Get out of your Black Hole!
In space, the Black Hole refers to an object with such powerful gravitational pull, that nothing, not even light, can escape.
In fitness, the Black Hole refers to a belief about working out so powerfully inaccurate, that very few, even the most reasonable, can escape. More = Better.
Happy New Year everyone! The CF theme for 2011 is Achievement. This Black Hole concept is interesting and can be interpreted/extended to your fitness experience at CF or applied to your fitness goals in general.
“The black hole” is Stephen Seiler’s term for a nightmare training zone that can be hard to resist—an enjoyable, moderately taxing workout intensity that falls somewhere between a piece-of-cake recovery pace and a hellishly intense interval session. It’s vigorous but not aerobically painful—which is why so many athletes are sucked into its vortex. When most people go for, say, a brisk 30-minute run, they’re often in this zone. These moderate-intensity workouts are fine for beginners who are just interested in building their fitness foundation, but not if you’re serious about improving: middle-of-the-dial efforts just produce middle-of-the-pack results. “To get better, you have to go really hard and really easy—but not in between,” Seiler says. (Outside Magazine, 12/2010)
“Amateurs buy the same stuff at the supermarket, but they produce slop, not stew. The problem? They toss the right ingredients into the pot, but they haven’t mastered the proportions, spices, and cooking time. Smart training is part recipe. But it’s mostly art.”
Other pertinent quotes about the Black Hole:
“It’s simple. If you want to be your best, go hard and go easy,” says Foster, “and don’t go in the middle.”
Foster summarized this compelling and relevant point for CFers…”In a 2001 study, Foster, et al found that most recreational athletes tend to train too hard on easy days and not hard enough on hard days.”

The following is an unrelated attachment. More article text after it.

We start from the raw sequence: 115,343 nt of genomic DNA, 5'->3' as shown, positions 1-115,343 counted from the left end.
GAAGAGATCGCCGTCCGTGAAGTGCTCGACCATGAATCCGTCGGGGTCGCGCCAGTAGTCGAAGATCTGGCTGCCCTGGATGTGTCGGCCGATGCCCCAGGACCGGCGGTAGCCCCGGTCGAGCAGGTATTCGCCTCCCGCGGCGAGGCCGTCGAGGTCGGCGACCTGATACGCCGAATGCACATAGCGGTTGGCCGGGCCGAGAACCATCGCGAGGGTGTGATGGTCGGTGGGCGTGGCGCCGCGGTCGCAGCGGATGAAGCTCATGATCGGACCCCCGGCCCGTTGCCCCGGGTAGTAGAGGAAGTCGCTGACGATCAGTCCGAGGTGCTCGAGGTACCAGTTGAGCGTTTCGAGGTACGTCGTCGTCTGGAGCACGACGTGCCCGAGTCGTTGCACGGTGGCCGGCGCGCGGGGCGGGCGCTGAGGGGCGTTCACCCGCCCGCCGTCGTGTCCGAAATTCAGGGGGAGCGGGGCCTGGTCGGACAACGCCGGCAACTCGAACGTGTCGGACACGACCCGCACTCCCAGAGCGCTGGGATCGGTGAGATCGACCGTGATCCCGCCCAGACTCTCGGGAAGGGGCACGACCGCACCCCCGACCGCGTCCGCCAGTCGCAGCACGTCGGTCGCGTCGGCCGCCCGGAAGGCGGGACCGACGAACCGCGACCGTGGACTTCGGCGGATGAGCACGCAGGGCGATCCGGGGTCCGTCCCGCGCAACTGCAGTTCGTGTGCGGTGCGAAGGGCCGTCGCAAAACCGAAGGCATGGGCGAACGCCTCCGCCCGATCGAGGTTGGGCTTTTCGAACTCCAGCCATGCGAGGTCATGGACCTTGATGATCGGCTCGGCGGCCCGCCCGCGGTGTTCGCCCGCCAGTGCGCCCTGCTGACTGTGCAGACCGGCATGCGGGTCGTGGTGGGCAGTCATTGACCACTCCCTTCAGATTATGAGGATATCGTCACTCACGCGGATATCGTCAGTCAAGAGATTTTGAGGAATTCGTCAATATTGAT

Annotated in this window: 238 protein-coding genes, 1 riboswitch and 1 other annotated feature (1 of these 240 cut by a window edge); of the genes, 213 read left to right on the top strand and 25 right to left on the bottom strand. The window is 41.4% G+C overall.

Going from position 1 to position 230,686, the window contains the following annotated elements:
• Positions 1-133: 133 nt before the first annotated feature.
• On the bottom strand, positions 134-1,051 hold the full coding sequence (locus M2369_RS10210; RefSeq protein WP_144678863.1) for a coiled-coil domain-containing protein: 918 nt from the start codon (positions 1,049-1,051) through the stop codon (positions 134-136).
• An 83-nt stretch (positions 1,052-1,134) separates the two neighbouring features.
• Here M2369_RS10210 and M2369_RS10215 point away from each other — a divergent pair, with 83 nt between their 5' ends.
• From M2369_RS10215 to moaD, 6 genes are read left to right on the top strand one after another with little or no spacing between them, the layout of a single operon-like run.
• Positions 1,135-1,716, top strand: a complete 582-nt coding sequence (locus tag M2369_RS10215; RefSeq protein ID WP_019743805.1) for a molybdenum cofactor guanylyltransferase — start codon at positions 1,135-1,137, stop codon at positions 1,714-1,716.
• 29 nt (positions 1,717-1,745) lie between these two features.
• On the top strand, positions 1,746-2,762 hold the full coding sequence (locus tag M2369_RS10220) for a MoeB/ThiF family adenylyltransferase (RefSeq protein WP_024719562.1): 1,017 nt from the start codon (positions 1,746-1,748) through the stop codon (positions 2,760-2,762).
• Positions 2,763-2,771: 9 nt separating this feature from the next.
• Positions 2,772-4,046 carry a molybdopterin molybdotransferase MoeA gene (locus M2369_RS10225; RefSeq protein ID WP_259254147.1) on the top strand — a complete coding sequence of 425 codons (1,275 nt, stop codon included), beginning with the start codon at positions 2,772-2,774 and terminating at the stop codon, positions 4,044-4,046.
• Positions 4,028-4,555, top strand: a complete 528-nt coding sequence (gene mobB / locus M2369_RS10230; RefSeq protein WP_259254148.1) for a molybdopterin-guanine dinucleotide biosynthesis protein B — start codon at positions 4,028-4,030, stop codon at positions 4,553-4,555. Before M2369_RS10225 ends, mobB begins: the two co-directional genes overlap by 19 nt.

Too much work and not enough recovery…too little results.
Too little intensity and not enough stress to require adaptation…too little results.
If you haven’t gotten the results you expect, maybe you are in the Black Hole. Doing, doing, doing, going, going, going…but only half speed.
So, to be Achievement focused:
Rest. Rest alot. Rest well. Rest so you can work.
Then work. Work with wild-eyed rage. Work so you crawl off the mats. Work so you can rest.
Cpl. Jennifer M. Parcell
Sgt. Ashly L. Moyer
Capt. Kimberly Hampton
Lance Cpl. Holly A. Charette
Staff Sgt. Kimberly A. Voelz
Capt. Jennifer J. Harris
Army 2nd Lt. Emily J. T. Perez
Maj. Megan M. McClung
Thank you and every soldier who “gave all” for country, for freedom. Rest in peace.
Maj. Megan M. McClung, 34, of Coupeville, Wash., died Dec. 6, 2006 when an IED exploded under the vehicle she was traveling in while supporting combat operations in Al Anbar province, Iraq. She was the first female Marine officer killed in Iraq.
“She was a daughter, loving and kind. She was a woman, strong and beautiful… What made many admire her most of all was that she was, plain and simple, a Marine leader passionately dedicated to mission accomplishment and troop welfare.”
See info about Memorial Run.
1 mile run
1 mile run
New Year’s Day morning?
That was a truly dedicated tribute. Teamwork, intensity, and suffering to be proud of.
Let’s start some reflections on the week(add yours to comments):
1- It was inspiring learning a bit about the lives of these outstanding women warriors.
2- It was inspiring to watch the outstanding CF women honor those outstanding women.
3- If you see the weight vest on the floor, put it on.
4- Better yet…don’t let the vest hit the floor.
5- “225 pull ups left” was a consolation.
6- Going from Burpees to Lsits can make you pass out.
7- “F@%k-ing, f%^k-edy, f^#k, f@#k” isn’t technically an appropriate response to “Are you alright?”
8- When we say, “That doesn’t look so bad on paper,” expect it to be very, very bad.
9- It’s amazing what we can do when we really, really want it.
10- Triathlon “options”…yeah, right.
11- Only CFers…what a truly awesome group of people. Happy New Year!
Army 2nd Lt. Emily J. T. Perez died Sept. 12, 2006 of injuries sustained when an improvised explosive device detonated near her Humvee during combat operations in Kifl, Iraq. She was the first female West Point graduate killed in Iraq.
“2nd Lieutenant Perez was a remarkable officer with tremendous potential. She could always be counted on to bring a smile to your face. She accepted every challenge placed before her and She led her soldiers on the battlefield, ensuring their personal safety.” (Memorial at the Emily Perez Treatment Center or see Emily’s Way Scholarship)